The story itself seems likewise very simple, yet with more and more layers as you get farther in. David uses Asterios as a vehicle for discussions of art, religion, sex, politics, isolation, mortality, duality, and style versus substance, without drowning out the story of a man on a search for self. Each character has his or her very distinct voice, and he uses them wisely to propel the story, as well as drive home the idea that beliefs and principles can change with experience. The scenes with Geronimo Pinque, a young Native-American activist, and country-punk musician are particularly interesting to me. Asterios being the constant over thinker, Gerry being the impulsive idealist. The two get along quite well, even while Asterios subtly challenges Gerry’s belief system in every conversation. The story is told in an interesting way. It is very linear in the way the main story is told, but the flashback sequences really make it interesting. They tell of Asterios’ failed marriage to the aforementioned Hana, a string of one-night stands with his students, and faculty parties where Asterios seized the spotlight and clung to it as if it were a life preserver. We need these flashbacks because we need to know where Asterios has been to help understand where he needs to go.

And then there are the hallucinogenic sequences narrated by Asterios’ dead twin brother, Ignacio. The theme of twins, and duality in general, permeate this work. The Yin-Yang symbol pops up frequently. It is mentioned that even though Asterios is a Cancer, he is very close to being a Gemini. There are many scenes where Ignacio is a dotted outline, following Asterios. In many of these scenes Ignacio does the opposite of what Asterios does, again creating a Yin/Yang image. Yet, it is mentioned that identical twins often have similar lives, even when they do not know of each others existence. In this, Ignacio is a successful architect, where Asterios has never had any of his designs built.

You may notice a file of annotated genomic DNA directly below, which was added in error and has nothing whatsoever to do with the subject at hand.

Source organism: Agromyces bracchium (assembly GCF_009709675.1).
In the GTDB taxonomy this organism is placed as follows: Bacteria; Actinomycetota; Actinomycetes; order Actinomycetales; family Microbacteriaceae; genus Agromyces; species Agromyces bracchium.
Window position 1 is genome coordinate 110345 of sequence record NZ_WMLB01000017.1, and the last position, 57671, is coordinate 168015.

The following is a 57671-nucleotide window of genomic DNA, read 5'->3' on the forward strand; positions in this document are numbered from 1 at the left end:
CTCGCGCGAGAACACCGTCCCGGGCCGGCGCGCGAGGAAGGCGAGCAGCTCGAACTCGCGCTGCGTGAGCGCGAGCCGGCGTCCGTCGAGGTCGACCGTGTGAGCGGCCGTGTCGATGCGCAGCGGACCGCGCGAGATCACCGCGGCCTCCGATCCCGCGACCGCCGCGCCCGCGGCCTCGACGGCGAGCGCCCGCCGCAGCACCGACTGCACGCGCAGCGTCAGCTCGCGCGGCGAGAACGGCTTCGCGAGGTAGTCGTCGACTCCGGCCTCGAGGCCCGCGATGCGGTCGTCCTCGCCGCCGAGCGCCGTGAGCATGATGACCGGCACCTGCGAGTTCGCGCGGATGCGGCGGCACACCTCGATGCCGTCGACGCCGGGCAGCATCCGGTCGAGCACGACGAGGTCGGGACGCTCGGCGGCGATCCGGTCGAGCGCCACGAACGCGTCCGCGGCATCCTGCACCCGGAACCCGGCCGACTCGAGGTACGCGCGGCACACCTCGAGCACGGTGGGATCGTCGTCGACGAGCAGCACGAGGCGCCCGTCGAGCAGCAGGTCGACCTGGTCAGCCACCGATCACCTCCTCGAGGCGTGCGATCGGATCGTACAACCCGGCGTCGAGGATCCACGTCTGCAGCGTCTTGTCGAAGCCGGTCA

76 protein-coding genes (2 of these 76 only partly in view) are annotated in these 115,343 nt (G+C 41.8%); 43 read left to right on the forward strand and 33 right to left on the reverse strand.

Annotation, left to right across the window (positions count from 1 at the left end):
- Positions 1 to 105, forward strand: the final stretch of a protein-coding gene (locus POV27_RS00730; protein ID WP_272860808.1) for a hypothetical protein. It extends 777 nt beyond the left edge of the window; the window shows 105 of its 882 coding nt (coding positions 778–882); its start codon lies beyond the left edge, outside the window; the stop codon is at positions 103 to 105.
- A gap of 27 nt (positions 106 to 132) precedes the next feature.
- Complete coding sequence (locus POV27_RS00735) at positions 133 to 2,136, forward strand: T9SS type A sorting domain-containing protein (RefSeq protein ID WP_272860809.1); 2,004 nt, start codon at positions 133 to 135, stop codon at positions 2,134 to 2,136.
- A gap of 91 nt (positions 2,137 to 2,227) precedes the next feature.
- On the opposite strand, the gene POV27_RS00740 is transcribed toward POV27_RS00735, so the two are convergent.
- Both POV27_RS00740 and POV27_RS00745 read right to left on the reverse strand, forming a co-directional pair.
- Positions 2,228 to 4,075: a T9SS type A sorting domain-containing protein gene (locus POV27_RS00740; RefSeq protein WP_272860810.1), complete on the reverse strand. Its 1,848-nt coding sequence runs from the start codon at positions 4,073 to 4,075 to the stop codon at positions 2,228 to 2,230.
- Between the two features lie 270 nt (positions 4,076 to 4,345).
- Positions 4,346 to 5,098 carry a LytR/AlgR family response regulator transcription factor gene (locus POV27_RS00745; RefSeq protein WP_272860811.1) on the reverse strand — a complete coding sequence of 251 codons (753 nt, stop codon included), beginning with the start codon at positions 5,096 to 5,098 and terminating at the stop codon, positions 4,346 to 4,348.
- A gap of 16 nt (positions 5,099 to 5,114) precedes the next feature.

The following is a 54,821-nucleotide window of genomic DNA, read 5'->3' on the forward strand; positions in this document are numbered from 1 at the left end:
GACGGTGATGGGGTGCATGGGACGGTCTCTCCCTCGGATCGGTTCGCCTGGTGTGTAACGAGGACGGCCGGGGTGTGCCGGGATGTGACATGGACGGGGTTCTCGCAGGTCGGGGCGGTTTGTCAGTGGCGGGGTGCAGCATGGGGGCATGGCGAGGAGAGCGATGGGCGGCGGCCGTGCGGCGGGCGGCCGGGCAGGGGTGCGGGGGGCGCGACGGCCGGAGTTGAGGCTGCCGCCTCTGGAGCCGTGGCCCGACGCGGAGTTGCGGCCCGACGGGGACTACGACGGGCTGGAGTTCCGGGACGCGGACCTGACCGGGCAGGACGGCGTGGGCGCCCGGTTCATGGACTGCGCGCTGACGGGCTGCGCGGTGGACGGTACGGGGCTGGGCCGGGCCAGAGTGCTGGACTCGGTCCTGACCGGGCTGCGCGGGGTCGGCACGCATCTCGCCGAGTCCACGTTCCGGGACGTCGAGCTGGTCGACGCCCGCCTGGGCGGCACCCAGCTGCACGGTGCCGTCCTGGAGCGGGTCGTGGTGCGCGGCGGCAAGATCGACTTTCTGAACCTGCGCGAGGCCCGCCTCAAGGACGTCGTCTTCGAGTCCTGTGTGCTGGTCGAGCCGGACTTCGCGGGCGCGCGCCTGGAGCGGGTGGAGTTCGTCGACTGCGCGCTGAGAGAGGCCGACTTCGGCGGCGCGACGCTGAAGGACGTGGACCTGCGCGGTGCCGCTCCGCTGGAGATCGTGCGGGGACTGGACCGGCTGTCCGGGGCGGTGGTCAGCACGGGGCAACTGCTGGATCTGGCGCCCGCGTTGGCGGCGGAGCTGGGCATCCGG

With a title like Asterios Polyp you would expect some discussion of Greek themes as well, and they are definitely there although very understated at times. Asterios’ family come to America from Greece, and have their last name cut in half. Asterios teaches at a college in Ithaca, New York, named after the Greek island. He mentions a belief in the Greek Pantheon. Asterios, like Orpheus, descends into Hades at one point. He arrives at a town called Apogee. Apollo and Dionysus, Euclidean geometry, the Five Platonic Solids, and the Parthenon are referenced as well. A re-read reveals many more subtleties in the backgrounds, and make it that much more interesting. The whole story, plays out like a classic Greek Tragedy.

This is not to mention the other literary and art world names and concepts that are sprinkled throughout the story. Narcissus and Goldmund, The Cloven Viscount, the sculptor Isamu Noguchi, Francis of Assisi, Mao Tse-tung, Plato’s Republic, Gilgamesh, Mark Rothko, and many others are brought up to illustrate or drive home certain points of the story, but many have double or even triple meanings.

The story never gets bogged down with name drops or high concepts though. This book is an example of style AS substance, but it is so much more. The fact that David Mazzucchelli can have such a literate work be so fun and engaging at the same time is a testament to his artistry. This is a creator at the top of his game, and if he never produced another work, this piece would be a great legacy to leave behind.

Asterios Polyp is still available at finer comic shops, bookstores, and online.